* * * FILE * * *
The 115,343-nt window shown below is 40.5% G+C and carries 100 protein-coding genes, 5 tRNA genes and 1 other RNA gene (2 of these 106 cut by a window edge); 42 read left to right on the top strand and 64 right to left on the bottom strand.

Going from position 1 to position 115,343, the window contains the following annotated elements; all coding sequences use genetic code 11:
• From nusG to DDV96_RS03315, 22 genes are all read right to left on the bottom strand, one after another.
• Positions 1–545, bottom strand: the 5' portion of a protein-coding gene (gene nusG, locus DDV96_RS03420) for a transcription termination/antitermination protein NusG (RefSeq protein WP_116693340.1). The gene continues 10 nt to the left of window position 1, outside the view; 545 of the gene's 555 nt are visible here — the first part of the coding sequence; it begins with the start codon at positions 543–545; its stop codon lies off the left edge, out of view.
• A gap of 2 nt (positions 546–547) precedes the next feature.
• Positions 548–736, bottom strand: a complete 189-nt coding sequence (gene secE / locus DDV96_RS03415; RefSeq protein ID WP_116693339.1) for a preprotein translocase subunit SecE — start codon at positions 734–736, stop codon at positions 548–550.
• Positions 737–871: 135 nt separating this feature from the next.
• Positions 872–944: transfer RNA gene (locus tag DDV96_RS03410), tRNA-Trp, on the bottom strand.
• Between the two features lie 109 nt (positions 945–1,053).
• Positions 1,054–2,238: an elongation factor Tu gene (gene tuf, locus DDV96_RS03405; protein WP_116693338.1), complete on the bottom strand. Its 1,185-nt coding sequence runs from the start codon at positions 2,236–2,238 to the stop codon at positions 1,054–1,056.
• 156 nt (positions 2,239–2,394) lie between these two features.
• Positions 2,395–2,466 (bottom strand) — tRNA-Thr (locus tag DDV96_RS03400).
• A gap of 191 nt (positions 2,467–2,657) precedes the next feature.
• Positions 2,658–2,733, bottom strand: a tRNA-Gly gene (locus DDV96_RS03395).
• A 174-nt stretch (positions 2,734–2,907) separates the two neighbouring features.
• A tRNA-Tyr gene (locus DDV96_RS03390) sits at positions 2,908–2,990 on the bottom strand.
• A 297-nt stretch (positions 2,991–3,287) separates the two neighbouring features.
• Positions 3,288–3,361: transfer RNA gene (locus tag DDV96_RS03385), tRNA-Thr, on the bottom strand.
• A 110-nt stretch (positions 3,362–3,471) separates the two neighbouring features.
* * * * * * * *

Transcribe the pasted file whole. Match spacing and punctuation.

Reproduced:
The 115,343-nt window shown below is 40.5% G+C and carries 100 protein-coding genes, 5 tRNA genes and 1 other RNA gene (2 of these 106 cut by a window edge); 42 read left to right on the top strand and 64 right to left on the bottom strand.

Going from position 1 to position 115,343, the window contains the following annotated elements; all coding sequences use genetic code 11:
• From nusG to DDV96_RS03315, 22 genes are all read right to left on the bottom strand, one after another.
• Positions 1–545, bottom strand: the 5' portion of a protein-coding gene (gene nusG, locus DDV96_RS03420) for a transcription termination/antitermination protein NusG (RefSeq protein WP_116693340.1). The gene continues 10 nt to the left of window position 1, outside the view; 545 of the gene's 555 nt are visible here — the first part of the coding sequence; it begins with the start codon at positions 543–545; its stop codon lies off the left edge, out of view.
• A gap of 2 nt (positions 546–547) precedes the next feature.
• Positions 548–736, bottom strand: a complete 189-nt coding sequence (gene secE / locus DDV96_RS03415; RefSeq protein ID WP_116693339.1) for a preprotein translocase subunit SecE — start codon at positions 734–736, stop codon at positions 548–550.
• Positions 737–871: 135 nt separating this feature from the next.
• Positions 872–944: transfer RNA gene (locus tag DDV96_RS03410), tRNA-Trp, on the bottom strand.
• Between the two features lie 109 nt (positions 945–1,053).
• Positions 1,054–2,238: an elongation factor Tu gene (gene tuf, locus DDV96_RS03405; protein WP_116693338.1), complete on the bottom strand. Its 1,185-nt coding sequence runs from the start codon at positions 2,236–2,238 to the stop codon at positions 1,054–1,056.
• 156 nt (positions 2,239–2,394) lie between these two features.
• Positions 2,395–2,466 (bottom strand) — tRNA-Thr (locus tag DDV96_RS03400).
• A gap of 191 nt (positions 2,467–2,657) precedes the next feature.
• Positions 2,658–2,733, bottom strand: a tRNA-Gly gene (locus DDV96_RS03395).
• A 174-nt stretch (positions 2,734–2,907) separates the two neighbouring features.
• A tRNA-Tyr gene (locus DDV96_RS03390) sits at positions 2,908–2,990 on the bottom strand.
• A 297-nt stretch (positions 2,991–3,287) separates the two neighbouring features.
• Positions 3,288–3,361: transfer RNA gene (locus tag DDV96_RS03385), tRNA-Thr, on the bottom strand.
• A 110-nt stretch (positions 3,362–3,471) separates the two neighbouring features.